”Parents of students who are determined to be close contacts of an individual with COVID-19 may opt to keep their students at home during the recommended stay-at-home period.”

 

Schools may provide online learning during the stay-at-home period.

  • Sad 2
Link to comment
Share on other sites

The school systems are playing with fire imo.  The four criteria to lower risk of transmission in school was mask, distance, hand washing, and ventilation.  FFX (and I would imagine anywhere else with full capacity in person learning) has thrown distancing out the window.  Mask is not all the time because they won't require masks for lunch, outdoor recess, and PE (although that might have been outdoor PE?).  Lunch is the gaping hole in that policy.  Another elephant in the room is enforcement.  Are they sending kids back home if they won't wear a mask?  I don't know how much ventilation has improved.  I would imagine that's largely dependent on the school district.

 

I also have little faith in every parent being vigilant about testing their kids when symptomatic and keeping home kids who have signs that overlap between covid and other respiratory illness.  I think many parents will simply send their kids to school and cross their fingers (sometimes, because they quite frankly don't have another viable option).

 

And unless every kid is coming to school with N95s, the FFX policy on close contact is not designed to keep kids safe, it's designed to look the other way.  You sit next to a child with covid for the whole day, mask or no mask, that should be a close contact.  Doubly so if they are in cloth or dental masks.  Cloth mask, when done correctly and used appropriately can reduce up to 50% of transmission.  Great. So the kids both cloth masked can reduce transmission down to 25% of unmasked people.  In an hour, they've been exposed to the same amount of transmission that two unmasked individuals would have been in 15 minutes.  Both dental masked would lower transmission to as low as 4% of unmasked.  Over an hour, that's still 16% of unmasked in 15 minutes.  6 hours sitting next to a covid positive child, you've now been exposed to 96% of the transmission that you would've been if both of you were sitting next to each for 15 minutes without mask.  This is all assuming that everyone masked up 100% of time and masked correctly.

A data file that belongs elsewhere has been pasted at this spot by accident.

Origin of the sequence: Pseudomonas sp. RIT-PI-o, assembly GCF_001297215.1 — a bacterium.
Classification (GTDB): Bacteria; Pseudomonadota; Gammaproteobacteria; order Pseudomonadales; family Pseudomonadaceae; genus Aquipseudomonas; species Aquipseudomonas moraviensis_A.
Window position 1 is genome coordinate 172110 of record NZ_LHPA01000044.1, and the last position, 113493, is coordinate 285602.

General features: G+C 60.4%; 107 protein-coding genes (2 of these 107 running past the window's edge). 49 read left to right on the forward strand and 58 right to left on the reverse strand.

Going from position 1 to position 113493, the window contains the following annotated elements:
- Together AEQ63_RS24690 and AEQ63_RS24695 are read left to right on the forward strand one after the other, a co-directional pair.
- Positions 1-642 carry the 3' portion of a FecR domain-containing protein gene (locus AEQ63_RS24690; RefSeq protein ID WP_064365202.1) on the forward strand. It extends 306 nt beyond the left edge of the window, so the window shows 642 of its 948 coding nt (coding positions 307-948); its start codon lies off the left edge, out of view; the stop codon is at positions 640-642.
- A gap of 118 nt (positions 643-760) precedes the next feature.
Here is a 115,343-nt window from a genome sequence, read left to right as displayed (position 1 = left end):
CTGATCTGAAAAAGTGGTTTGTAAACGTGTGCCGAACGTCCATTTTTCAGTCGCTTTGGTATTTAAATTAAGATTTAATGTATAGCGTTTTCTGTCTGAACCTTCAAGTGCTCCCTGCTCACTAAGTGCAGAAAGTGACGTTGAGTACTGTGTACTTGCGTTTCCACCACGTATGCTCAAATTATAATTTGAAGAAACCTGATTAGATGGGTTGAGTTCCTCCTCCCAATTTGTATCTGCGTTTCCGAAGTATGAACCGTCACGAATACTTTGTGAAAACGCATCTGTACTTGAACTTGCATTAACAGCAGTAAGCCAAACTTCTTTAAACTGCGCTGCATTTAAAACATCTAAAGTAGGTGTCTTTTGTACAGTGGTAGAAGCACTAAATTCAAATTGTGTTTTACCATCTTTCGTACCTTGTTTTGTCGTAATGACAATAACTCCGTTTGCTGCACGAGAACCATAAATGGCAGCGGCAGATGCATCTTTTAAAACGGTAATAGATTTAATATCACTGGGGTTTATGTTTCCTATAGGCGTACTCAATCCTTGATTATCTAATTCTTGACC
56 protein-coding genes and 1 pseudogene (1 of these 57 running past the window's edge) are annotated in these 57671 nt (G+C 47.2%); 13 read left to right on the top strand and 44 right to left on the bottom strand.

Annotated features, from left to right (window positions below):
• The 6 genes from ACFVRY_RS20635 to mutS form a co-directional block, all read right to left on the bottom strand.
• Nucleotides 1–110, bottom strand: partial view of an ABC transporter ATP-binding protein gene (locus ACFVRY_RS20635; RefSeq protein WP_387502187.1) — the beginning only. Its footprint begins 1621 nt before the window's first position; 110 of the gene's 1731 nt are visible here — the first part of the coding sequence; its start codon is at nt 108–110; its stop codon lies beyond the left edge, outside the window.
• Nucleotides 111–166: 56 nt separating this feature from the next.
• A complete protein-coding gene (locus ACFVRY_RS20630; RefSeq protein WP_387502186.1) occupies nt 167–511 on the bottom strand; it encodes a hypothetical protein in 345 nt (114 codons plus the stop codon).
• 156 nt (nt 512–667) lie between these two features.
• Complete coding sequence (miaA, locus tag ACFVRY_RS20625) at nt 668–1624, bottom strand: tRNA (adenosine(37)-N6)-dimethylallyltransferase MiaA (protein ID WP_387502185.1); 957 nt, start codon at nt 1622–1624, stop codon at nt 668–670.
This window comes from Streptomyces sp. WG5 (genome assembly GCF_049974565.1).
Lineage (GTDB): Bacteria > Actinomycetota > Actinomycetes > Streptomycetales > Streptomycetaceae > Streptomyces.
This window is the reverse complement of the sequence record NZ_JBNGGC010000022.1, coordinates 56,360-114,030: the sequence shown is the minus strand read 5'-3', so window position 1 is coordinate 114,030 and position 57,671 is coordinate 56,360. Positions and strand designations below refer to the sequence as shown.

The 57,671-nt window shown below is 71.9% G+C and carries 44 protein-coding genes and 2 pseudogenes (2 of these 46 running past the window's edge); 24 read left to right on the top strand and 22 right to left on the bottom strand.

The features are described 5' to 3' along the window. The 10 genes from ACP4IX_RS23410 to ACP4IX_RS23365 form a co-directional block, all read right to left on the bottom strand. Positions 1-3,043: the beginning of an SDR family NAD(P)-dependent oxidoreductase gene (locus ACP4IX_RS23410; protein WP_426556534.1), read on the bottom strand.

None of this is even considering that delta potentially poses a different ball game compared to the spring for even children.

 

AAP has called on the FDA to scrap the plan for 6 months of follow up safety data as opposed to 2 months for under 12.  Their position is that given everything they know about how vaccines work in kids and how the vaccines performed in adults, getting the emergency use authorization out the door quickly is more important than adding another 4 months of data.  FDA has stated that they feel that 4 months of additional data would make more parents feel at ease (I doubt it.  I think the ratio of parents who would vaccinate today and ratio of parents who would vaccinate after 4 more months of safety data is going to be largely the same.  I'm not sure 4 more years would make much of a difference).